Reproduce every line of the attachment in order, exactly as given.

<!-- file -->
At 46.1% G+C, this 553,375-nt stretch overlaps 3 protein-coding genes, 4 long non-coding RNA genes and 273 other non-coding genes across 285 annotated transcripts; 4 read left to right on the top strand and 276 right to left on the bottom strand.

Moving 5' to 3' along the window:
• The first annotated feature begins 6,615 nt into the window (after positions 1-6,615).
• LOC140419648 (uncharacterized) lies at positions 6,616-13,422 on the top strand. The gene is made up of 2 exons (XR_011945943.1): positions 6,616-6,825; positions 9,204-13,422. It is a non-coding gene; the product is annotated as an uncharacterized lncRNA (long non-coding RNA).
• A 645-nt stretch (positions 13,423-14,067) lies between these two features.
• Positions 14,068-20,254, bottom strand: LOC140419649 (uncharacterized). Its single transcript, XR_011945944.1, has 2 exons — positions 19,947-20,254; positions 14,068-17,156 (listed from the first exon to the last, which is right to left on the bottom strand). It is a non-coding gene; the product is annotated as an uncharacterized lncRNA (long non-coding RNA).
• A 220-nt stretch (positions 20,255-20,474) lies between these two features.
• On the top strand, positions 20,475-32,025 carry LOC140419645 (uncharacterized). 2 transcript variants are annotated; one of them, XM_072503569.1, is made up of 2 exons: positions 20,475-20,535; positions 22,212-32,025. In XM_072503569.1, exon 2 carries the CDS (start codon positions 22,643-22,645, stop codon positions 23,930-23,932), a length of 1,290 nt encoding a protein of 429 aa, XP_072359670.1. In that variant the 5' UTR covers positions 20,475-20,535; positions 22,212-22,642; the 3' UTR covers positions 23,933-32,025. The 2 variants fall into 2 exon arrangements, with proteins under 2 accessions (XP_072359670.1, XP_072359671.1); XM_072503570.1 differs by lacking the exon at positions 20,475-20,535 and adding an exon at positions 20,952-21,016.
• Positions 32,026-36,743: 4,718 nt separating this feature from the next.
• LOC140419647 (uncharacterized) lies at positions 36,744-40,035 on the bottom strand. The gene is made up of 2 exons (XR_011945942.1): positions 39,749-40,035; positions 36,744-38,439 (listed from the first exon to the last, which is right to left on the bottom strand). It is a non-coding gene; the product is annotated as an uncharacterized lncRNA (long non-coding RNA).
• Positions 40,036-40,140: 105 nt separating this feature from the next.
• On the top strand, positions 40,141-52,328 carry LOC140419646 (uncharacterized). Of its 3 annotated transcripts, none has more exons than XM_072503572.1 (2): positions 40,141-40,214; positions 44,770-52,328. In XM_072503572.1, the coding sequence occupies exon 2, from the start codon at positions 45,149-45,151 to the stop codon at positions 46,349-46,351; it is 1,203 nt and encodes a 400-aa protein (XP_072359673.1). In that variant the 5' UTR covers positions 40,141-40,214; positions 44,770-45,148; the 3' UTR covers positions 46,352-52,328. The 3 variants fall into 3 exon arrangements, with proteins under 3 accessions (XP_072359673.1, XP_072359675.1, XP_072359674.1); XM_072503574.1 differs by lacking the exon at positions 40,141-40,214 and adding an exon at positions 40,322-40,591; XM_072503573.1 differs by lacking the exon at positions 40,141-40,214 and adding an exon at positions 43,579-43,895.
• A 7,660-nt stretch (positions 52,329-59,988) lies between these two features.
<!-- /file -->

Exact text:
At 46.1% G+C, this 553,375-nt stretch overlaps 3 protein-coding genes, 4 long non-coding RNA genes and 273 other non-coding genes across 285 annotated transcripts; 4 read left to right on the top strand and 276 right to left on the bottom strand.

Moving 5' to 3' along the window:
• The first annotated feature begins 6,615 nt into the window (after positions 1-6,615).
• LOC140419648 (uncharacterized) lies at positions 6,616-13,422 on the top strand. The gene is made up of 2 exons (XR_011945943.1): positions 6,616-6,825; positions 9,204-13,422. It is a non-coding gene; the product is annotated as an uncharacterized lncRNA (long non-coding RNA).
• A 645-nt stretch (positions 13,423-14,067) lies between these two features.
• Positions 14,068-20,254, bottom strand: LOC140419649 (uncharacterized). Its single transcript, XR_011945944.1, has 2 exons — positions 19,947-20,254; positions 14,068-17,156 (listed from the first exon to the last, which is right to left on the bottom strand). It is a non-coding gene; the product is annotated as an uncharacterized lncRNA (long non-coding RNA).
• A 220-nt stretch (positions 20,255-20,474) lies between these two features.
• On the top strand, positions 20,475-32,025 carry LOC140419645 (uncharacterized). 2 transcript variants are annotated; one of them, XM_072503569.1, is made up of 2 exons: positions 20,475-20,535; positions 22,212-32,025. In XM_072503569.1, exon 2 carries the CDS (start codon positions 22,643-22,645, stop codon positions 23,930-23,932), a length of 1,290 nt encoding a protein of 429 aa, XP_072359670.1. In that variant the 5' UTR covers positions 20,475-20,535; positions 22,212-22,642; the 3' UTR covers positions 23,933-32,025. The 2 variants fall into 2 exon arrangements, with proteins under 2 accessions (XP_072359670.1, XP_072359671.1); XM_072503570.1 differs by lacking the exon at positions 20,475-20,535 and adding an exon at positions 20,952-21,016.
• Positions 32,026-36,743: 4,718 nt separating this feature from the next.
• LOC140419647 (uncharacterized) lies at positions 36,744-40,035 on the bottom strand. The gene is made up of 2 exons (XR_011945942.1): positions 39,749-40,035; positions 36,744-38,439 (listed from the first exon to the last, which is right to left on the bottom strand). It is a non-coding gene; the product is annotated as an uncharacterized lncRNA (long non-coding RNA).
• Positions 40,036-40,140: 105 nt separating this feature from the next.
• On the top strand, positions 40,141-52,328 carry LOC140419646 (uncharacterized). Of its 3 annotated transcripts, none has more exons than XM_072503572.1 (2): positions 40,141-40,214; positions 44,770-52,328. In XM_072503572.1, the coding sequence occupies exon 2, from the start codon at positions 45,149-45,151 to the stop codon at positions 46,349-46,351; it is 1,203 nt and encodes a 400-aa protein (XP_072359673.1). In that variant the 5' UTR covers positions 40,141-40,214; positions 44,770-45,148; the 3' UTR covers positions 46,352-52,328. The 3 variants fall into 3 exon arrangements, with proteins under 3 accessions (XP_072359673.1, XP_072359675.1, XP_072359674.1); XM_072503574.1 differs by lacking the exon at positions 40,141-40,214 and adding an exon at positions 40,322-40,591; XM_072503573.1 differs by lacking the exon at positions 40,141-40,214 and adding an exon at positions 43,579-43,895.
• A 7,660-nt stretch (positions 52,329-59,988) lies between these two features.